Pretty Woman (1990)
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ok, so pretty woman is a romantic movie, its cliched, its corny, its sappy. but hey, beyond all that is a special movie with some very special performances. julia roberts as vivian ward is absolutely adorable, one of the most lovable characters of alltime. and those long legs help - like she says - " 88" of therapy for the bargain price of $3000"
the movie has many memorable lines and if you fall in love with the movie you will go back to it again and again. this is easily the best romantic comedy movie of the 90s. though many movies have hence tried to recreate its charm, nothing has quite succeeded to replace this movie as the pinnacle of the genre.
and this ofcourse is high praise from someone who hates the genre. the story ofcourse is very predictable and cinderella like. however this is beautifully told and the on-screen chemistry between the very dashing richard gere and julia roberts is simply sensational. an absolute must for fans of romance, comedy, any kind of light hearted movies or for those who are big fans of julia or richard. watch this movie.
an enjoyable 8!
I haven't read any IMDb reviews of this yet, I wanted to comment first. This is a lovely story of hope and the true purity of falling madly in love-there are so many movies that try to be romantic and inevitably come across looking forced and contrived. The story and acting in Pretty woman, while very obviously being "Hollywood" to a tee, are so natural and free flowing, that it's just a joy to watch this. It's also great to see(in what's not usually the case) a romantic comedy that gets it right, in every area from casting to dialog to pretty much everything from start to finish. Great movie!
A lovely dream, one very old: rescuing a prostitute from the street. (Not in Woody Allen's sickish-moody way.)
However, if you wish to dream this one, be sure you do NOT start to think very logically . . . She is healthy, not on drugs, not on alcohol, not even a smoker; no syphilis, no gonorrhea, no AIDS wounds on her legs, nothing, she is just perfectly absolutely healthy. Body and mind. She is not a criminal, not inclined to steal anything, she even values love and dignity more than money. Oh, she has no pimp, who would be the other man (other than Richard Gere) in her life; nobody to protect her from smart types who walk off without paying; the pimp would explode the whole romance instantly. (Instead, a girl friend.)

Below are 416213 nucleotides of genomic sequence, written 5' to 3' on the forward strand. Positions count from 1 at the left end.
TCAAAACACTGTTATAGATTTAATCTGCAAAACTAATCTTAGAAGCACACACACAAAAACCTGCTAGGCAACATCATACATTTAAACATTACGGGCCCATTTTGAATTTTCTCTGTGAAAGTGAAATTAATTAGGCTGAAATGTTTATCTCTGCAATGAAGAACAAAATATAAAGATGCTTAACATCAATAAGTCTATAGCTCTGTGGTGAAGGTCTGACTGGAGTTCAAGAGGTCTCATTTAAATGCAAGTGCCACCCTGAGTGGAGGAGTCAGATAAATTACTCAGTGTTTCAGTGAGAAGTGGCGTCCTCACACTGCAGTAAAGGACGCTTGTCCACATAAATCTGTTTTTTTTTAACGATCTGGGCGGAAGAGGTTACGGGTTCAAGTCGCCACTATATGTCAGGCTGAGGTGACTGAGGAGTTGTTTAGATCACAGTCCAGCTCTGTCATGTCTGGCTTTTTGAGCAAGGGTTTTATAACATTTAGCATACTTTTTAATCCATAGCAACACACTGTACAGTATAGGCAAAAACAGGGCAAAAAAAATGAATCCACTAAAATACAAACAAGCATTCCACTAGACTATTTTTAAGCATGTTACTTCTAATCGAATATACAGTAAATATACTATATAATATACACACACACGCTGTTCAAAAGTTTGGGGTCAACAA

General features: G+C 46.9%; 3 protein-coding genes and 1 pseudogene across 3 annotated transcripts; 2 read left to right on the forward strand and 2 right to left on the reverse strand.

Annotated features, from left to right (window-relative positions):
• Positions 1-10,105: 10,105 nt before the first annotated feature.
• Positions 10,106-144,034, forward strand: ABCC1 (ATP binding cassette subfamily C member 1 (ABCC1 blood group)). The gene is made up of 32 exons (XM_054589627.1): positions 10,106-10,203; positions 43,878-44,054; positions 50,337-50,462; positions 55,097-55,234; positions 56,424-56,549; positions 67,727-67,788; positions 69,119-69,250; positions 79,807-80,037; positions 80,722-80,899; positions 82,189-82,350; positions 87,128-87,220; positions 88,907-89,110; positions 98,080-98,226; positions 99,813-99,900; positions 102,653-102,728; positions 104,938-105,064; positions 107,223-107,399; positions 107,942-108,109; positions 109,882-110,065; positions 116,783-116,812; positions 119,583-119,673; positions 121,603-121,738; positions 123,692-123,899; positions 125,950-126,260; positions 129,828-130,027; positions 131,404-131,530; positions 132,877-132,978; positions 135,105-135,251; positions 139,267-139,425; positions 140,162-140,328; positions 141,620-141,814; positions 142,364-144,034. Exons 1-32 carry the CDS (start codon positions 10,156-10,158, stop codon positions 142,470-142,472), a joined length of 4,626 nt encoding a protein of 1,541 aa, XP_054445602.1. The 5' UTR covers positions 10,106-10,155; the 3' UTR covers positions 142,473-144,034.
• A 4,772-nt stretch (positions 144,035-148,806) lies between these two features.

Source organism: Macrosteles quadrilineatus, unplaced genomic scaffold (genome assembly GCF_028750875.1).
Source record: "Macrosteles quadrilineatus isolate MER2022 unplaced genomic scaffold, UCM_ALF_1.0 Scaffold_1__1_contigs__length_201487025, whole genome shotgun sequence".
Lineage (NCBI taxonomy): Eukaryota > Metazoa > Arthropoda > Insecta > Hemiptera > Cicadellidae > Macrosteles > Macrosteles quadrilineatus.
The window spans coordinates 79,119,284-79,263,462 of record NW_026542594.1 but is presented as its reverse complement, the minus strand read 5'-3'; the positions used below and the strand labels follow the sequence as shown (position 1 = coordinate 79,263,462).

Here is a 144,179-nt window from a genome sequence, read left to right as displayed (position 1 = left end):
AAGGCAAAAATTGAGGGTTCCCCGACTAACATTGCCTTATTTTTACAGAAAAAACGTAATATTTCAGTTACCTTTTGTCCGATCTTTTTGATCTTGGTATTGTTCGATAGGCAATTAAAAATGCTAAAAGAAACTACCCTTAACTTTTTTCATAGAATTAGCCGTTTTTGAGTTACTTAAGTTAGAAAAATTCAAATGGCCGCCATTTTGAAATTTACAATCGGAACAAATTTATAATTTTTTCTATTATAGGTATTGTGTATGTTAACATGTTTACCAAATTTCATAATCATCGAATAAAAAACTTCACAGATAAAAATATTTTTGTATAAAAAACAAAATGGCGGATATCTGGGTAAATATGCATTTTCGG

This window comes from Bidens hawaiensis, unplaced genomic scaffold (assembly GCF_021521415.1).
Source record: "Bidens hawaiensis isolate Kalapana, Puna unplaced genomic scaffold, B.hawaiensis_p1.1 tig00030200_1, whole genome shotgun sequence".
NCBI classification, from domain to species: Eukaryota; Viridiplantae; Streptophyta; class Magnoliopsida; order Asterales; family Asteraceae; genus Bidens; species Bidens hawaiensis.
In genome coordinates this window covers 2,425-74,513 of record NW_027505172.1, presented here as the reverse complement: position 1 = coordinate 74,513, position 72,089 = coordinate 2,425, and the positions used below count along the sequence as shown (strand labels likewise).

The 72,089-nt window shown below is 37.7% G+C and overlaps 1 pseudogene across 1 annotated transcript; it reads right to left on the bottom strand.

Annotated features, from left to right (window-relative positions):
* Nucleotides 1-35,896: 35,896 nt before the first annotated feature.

She has a golden soul, full of goodness, and loves art, and feels for art. High-society types around them appear silly, artificial, stuffy. (Different forks.) She is natural. She even was a good student (!) and . . . might be again? She loves to bathe, and half the time we see her happy in the bath tub (which is a powerful signal and symbol for CLEAN, CLEAN; she even sings so super-ultra-charmingly in the bath; she wants to wash off the foolishness of her previous few months of street. And she can do it.
But with all those qualities, WHY would she ever become a prostitute in the first place? Don't think, don't think. Just dream, it is lovely.
Rather than the plot itself, the beautiful Julia Roberts makes this movie...and not simply because of her 88 inches of leg! Always endearing in her roles, she is at her absolute MOST endearing portraying Vivian in this picture. She brings a real vulnerability to the role, showing us that just like everyone else, prostitutes do indeed floss their teeth! Richard Gere pulls off quite convincingly the role of Edward, the ruthless, calculating millionaire businessman, who takes over companies only to sell them off piece by piece, quite unmindful of the interests of any people involved. To give Gere credit, I was quite impressed that he actually plays the piano in one of the movie's scenes.
Naturally, given Vivian's membership in the 'oldest profession', there is sex early on...though I, old fashioned and strict as I am, wouldn't hesitate to let my young teen see this movie. (There's worse in TV commercials today!) Oddly, the most truly intimate moment in this film is not during the more explicit sex but rather, simply a kiss.
Ohhhh, lots of romantic scenes, from a picnic in the park to jetting off in a private plane for a Big Night on the Town. And etiquette lessons...Vivian displays charming, amusing, curious innocence when she experiences with Edward her first opera (all the while looking knock out gorgeous in a stunning red gown), her first polo match, and her introduction to escargots. As the movie progresses, she is transformed Pygmalion style, from the street smart hooker provocatively dressed in tall black boots and mini skirt, to a sophisticated looking, elegantly gowned and coiffed young lady. But it's merely appearance...Vivian's heart of gold and her vulnerability both remain unchanged.
The status conscious snobbery of Beverly Hills dress shops and ritzy hotels, judging people by wealth and class, is well depicted here. When Vivian goes shopping for a 'more appropriate' wardrobe at some exclusive Rodeo Drive boutiques, she is not 'well received' by the sales ladies, who like all too many of us, are overly inclined to judge by appearance. You'll want these snobs to get their comeuppance. Actually, perhaps the most touching relationship in this entire film is the one between Vivian and Barney, the quite proper but kind desk manager at the high class hotel (where she is sharing a penthouse suite with Edward), who is able to see beyond appearance. He develops a genuine fondness and even more importantly, respect for her.
Other characters of interest...Kit is Vivian's appealing and sympathetic room-mate, also a hooker (Vivian's a loyal friend), and Stuckey is Edward's sleazy and despicable business colleague, portrayed by Seinfeld's Jason Alexander, a TV show which I must confess is not my favourite.